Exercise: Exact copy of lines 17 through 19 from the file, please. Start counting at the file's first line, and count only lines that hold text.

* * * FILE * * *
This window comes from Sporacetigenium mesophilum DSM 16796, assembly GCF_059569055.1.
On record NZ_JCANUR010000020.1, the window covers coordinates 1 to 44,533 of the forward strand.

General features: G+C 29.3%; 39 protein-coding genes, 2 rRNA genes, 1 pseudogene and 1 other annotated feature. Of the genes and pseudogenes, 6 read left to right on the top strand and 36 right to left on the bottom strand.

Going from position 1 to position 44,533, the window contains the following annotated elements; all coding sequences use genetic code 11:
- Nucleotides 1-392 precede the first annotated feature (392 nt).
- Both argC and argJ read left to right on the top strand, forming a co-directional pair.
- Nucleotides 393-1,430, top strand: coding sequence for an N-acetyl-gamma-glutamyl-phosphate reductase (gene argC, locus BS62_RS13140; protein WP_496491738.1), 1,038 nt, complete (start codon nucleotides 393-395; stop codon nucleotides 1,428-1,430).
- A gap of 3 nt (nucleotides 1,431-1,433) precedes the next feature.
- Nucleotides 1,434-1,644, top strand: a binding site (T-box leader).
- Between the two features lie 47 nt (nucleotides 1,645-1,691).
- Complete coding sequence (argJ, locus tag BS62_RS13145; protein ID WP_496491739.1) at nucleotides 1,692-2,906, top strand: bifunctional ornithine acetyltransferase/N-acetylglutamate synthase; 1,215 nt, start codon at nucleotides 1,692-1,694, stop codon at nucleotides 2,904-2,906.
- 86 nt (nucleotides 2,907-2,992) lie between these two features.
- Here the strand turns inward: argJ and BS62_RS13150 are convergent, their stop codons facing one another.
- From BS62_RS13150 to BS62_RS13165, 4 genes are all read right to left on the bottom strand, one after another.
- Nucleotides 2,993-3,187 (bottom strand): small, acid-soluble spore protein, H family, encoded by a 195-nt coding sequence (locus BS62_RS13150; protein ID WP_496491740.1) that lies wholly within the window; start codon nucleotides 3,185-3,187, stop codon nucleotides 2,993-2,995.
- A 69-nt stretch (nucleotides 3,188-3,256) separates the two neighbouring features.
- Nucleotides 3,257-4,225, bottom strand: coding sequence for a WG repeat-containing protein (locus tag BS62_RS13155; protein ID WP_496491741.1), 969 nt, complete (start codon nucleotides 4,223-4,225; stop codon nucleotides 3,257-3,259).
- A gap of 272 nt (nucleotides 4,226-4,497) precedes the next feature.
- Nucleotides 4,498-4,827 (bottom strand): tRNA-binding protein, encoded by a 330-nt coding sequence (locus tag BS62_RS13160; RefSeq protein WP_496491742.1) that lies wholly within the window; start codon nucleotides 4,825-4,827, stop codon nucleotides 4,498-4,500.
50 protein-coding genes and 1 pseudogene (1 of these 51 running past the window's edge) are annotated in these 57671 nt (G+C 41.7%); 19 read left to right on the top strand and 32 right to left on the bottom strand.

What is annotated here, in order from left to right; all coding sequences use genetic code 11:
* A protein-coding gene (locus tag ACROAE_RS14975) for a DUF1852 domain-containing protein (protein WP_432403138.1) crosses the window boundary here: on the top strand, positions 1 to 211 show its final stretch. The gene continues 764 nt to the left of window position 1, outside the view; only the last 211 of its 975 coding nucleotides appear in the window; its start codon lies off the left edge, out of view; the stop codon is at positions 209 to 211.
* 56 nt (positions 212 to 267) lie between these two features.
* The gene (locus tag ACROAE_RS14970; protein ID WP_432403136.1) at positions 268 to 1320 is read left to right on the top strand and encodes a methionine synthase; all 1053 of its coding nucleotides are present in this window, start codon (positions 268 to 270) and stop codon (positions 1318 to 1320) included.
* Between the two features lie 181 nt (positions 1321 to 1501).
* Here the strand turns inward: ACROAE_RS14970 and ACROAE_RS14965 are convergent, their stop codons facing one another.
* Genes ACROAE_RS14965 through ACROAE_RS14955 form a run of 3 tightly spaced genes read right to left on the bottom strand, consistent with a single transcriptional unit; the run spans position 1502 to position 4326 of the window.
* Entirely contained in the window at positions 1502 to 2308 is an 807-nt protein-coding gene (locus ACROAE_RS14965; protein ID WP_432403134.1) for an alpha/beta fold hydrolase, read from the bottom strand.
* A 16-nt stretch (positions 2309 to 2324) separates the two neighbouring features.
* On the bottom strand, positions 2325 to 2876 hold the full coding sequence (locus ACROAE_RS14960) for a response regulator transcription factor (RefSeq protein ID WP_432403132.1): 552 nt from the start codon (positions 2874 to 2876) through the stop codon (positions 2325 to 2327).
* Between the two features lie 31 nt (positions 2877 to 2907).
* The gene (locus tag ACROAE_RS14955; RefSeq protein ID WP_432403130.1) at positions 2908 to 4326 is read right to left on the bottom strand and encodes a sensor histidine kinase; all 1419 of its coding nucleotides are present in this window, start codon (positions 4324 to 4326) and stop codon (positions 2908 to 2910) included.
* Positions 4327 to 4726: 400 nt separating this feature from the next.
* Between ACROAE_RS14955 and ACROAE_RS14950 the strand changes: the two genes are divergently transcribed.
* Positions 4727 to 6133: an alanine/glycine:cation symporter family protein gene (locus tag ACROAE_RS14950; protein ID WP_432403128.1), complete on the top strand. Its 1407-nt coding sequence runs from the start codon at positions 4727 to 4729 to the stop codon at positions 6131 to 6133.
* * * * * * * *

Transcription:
- Nucleotides 3,257-4,225, bottom strand: coding sequence for a WG repeat-containing protein (locus tag BS62_RS13155; protein ID WP_496491741.1), 969 nt, complete (start codon nucleotides 4,223-4,225; stop codon nucleotides 3,257-3,259).
- A gap of 272 nt (nucleotides 4,226-4,497) precedes the next feature.
- Nucleotides 4,498-4,827 (bottom strand): tRNA-binding protein, encoded by a 330-nt coding sequence (locus tag BS62_RS13160; RefSeq protein WP_496491742.1) that lies wholly within the window; start codon nucleotides 4,825-4,827, stop codon nucleotides 4,498-4,500.